Making an Imprint on Metalworking: 3 Facts You Didn’t Know About Embossing

Feb 1, 2021Metal Working

Embossing refers to the creation of an impression of a design on raw materials. This art of pattern pressing has existed for over thousands of years and is commonly used today in manufacturing to create designs or impressions on metal items.

We use this technique in the industry to create imprints on metal coils, cut-to-length sheets, and other metal fabrication materials. But have you ever been interested in how this method came about and how it has evolved?

We thought we would take a look at three indicative aspects of this widely-used metal fabrication process.

Embossing Derived From India

According to research conducted, metalwork such as embossing can be traced back to India and the use of bronze casting.

Originally metalsmiths in that area utilized this technique for over five millennia to create forms with visions or concepts into copper and tin. These non-ferrous metals were eventually mixed to form bronze. This eventually adapted and was used widely with gold and silver to add finer detailing to the bronze plating.

Based on artifacts found tracing back to early Indian history, metal embossing was used to create designs in water vessels made of copper and silver.

For the past 500 years to today, this technique utilizes a series of metals such as brass, bronze, copper, iron and bell metal in India.

Basic Tools Were Used

In the earliest times of man, an embossing press  or an emboss stamp was not used to make designs into vases and other raw materials. Some of the most simple tools were used to create designs used in currency and artifacts like:

  • Metal Sheets
  • Lac
  • Scissors
  • Gar Burners
  • File and Buffer
  • Hammer
  • Sheets of paper
  • Chisels

Depending on the work, size and request, it would take some craftsmen between 2 months to a year to finalize the work on art onto a metal sheet. To some craftsmen today, this method is still used to create authentic works of art and jewelry.

Henry Ford Didn’t Want To Use Embossed Parts

At the time of Ford’s rise in the automotive industry, some automaker companies were utilizing stamp components for their vehicle assembly. At first, Henry Ford was resistant to this process after his engineers recommended using stamped car parts.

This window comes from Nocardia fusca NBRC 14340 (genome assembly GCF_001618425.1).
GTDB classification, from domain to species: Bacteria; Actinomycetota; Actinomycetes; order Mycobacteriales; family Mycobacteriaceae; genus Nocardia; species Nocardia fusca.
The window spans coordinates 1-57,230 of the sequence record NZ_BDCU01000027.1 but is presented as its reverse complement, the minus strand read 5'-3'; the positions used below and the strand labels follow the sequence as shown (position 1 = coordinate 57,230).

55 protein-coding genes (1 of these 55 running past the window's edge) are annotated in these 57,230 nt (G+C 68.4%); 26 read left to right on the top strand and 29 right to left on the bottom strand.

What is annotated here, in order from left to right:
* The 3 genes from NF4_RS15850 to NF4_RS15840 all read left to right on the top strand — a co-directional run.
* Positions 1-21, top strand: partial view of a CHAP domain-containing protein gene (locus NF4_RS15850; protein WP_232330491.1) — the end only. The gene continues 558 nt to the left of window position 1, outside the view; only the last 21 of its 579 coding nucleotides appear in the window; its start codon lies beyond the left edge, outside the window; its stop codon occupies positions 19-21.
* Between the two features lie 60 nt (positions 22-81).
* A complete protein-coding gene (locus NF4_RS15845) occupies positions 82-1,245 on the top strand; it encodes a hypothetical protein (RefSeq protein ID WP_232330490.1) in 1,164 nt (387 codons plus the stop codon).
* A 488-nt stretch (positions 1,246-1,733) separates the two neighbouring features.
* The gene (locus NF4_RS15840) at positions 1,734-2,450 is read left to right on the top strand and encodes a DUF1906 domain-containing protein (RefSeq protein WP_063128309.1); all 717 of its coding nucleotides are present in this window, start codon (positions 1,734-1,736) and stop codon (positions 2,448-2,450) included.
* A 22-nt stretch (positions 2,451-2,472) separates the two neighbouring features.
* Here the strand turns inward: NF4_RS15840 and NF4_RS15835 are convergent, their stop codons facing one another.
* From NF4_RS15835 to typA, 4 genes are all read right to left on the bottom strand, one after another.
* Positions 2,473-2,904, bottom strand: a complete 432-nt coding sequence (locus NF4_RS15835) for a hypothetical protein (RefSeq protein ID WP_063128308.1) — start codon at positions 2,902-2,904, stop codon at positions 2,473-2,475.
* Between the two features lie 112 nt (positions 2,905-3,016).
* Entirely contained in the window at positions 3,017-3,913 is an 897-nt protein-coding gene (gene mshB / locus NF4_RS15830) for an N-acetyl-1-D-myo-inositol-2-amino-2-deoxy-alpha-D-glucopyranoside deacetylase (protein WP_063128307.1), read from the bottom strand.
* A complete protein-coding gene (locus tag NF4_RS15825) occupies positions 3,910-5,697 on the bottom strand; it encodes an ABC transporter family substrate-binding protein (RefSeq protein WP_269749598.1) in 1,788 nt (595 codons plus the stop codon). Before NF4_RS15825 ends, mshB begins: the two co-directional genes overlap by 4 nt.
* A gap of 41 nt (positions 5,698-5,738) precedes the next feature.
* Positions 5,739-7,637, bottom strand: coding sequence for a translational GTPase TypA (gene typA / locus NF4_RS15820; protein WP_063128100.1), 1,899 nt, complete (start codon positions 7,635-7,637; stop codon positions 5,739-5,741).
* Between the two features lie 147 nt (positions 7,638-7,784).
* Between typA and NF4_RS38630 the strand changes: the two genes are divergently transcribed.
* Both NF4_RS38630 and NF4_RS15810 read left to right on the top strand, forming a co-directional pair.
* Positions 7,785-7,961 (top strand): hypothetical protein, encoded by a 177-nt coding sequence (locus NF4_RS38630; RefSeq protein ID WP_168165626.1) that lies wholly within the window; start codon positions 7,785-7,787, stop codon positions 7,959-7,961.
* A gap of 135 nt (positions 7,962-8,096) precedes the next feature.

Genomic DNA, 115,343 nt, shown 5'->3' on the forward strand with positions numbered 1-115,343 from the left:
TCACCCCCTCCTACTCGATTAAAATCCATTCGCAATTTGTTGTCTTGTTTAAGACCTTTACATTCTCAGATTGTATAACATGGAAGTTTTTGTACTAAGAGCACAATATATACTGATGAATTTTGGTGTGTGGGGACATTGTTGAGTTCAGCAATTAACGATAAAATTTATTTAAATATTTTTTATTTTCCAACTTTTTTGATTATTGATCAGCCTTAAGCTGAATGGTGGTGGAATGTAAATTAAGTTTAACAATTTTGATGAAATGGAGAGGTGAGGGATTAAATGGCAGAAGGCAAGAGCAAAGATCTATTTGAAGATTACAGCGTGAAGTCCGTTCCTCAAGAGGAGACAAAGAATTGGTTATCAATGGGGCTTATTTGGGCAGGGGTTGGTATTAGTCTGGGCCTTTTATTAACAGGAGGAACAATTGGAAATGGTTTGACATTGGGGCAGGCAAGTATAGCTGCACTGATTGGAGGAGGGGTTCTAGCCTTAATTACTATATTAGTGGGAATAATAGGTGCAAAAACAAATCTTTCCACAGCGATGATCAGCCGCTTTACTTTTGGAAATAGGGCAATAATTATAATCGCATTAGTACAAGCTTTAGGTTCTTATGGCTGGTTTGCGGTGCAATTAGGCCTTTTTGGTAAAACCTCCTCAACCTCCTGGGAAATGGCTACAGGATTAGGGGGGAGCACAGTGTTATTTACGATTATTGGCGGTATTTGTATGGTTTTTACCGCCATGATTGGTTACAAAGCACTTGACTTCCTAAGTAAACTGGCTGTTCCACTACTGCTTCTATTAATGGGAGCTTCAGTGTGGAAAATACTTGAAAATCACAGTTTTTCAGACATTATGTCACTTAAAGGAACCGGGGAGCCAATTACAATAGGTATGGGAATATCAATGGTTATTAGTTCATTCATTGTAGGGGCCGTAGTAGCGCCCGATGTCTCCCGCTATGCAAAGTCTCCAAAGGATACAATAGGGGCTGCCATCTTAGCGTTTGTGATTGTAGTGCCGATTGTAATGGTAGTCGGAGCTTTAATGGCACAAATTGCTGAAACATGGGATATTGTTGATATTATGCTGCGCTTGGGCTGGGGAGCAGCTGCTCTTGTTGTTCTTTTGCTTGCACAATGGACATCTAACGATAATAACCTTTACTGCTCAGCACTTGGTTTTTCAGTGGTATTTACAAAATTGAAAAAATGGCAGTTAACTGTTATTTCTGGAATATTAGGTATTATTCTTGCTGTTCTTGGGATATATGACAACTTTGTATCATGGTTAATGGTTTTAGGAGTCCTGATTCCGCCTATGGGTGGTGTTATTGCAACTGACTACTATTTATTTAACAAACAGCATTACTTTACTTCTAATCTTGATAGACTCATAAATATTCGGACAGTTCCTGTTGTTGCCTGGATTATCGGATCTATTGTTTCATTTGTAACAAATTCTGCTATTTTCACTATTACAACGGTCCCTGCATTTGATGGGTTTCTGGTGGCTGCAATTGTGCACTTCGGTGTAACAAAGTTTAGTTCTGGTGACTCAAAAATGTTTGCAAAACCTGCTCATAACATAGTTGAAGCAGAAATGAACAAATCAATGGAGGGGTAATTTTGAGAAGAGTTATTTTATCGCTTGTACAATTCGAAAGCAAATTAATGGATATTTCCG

But his mindset changed after the release of the 1908 Ford Model T; he then wanted to create more affordable cars within an effective time frame to meet the demand of customers.

In 1913, Ford installed his first moving assembly line for the mass production of an entire vehicle. He broke the process down into 84-steps and trained each of his workers to do one step of the process while a machine stamped out the parts automatically and faster than before.

We Use It to Create Everyday Items

Embossing is not only used to create specific designs in metallic vases or car parts; it plays a large role in the manufacturing process and is used to create items we use everyday.

Silverware with designs, panels, drink cans, lighters, computer parts–these are a few examples of metal materials stamped for our convenience.

Did you know, custom embossing is used on a large scale to create household appliances like washers and dyers?

Embossed materials work well to disperse liquid more effectively, reduce friction and static, increase metal surface area for heat transfer application, and improve traction.

We Use It to Create Everyday Items

At ADM, our metal embossing capabilities create professional, industrial-grade embossed metals for your application. In order to achieve unique designs in our metal fabrication, we offer embossing services for aluminum and steel products.

Our metal embossing capabilities include:

  • 64” Wide Embosser
  • 11” – .063” Gauge Range (gauge ranges may differ depending on material)
  • 25,000 lb. Maximum Coils
  • PVC Application
  • Stucco (Directional) Embossed Pattern
  • Diamond Embossed Pattern
  • Custom Embossed Pattern

ADM also offers a limited supply of embossed patterns such as:

  • Driftwood
  • Pebble
  • Rustic Cedar
  • Seville

With a full-service metal fabrication center, all metal embossing materials can be cut-to-length (CTL) or slit to your exact project specifications.

Interested in customizing a component for your machine or imprinting
a custom embossed pattern on your next project?

Reach out to American Douglas Metals (ADM) today to request additional information on how we can help fulfill your project needs.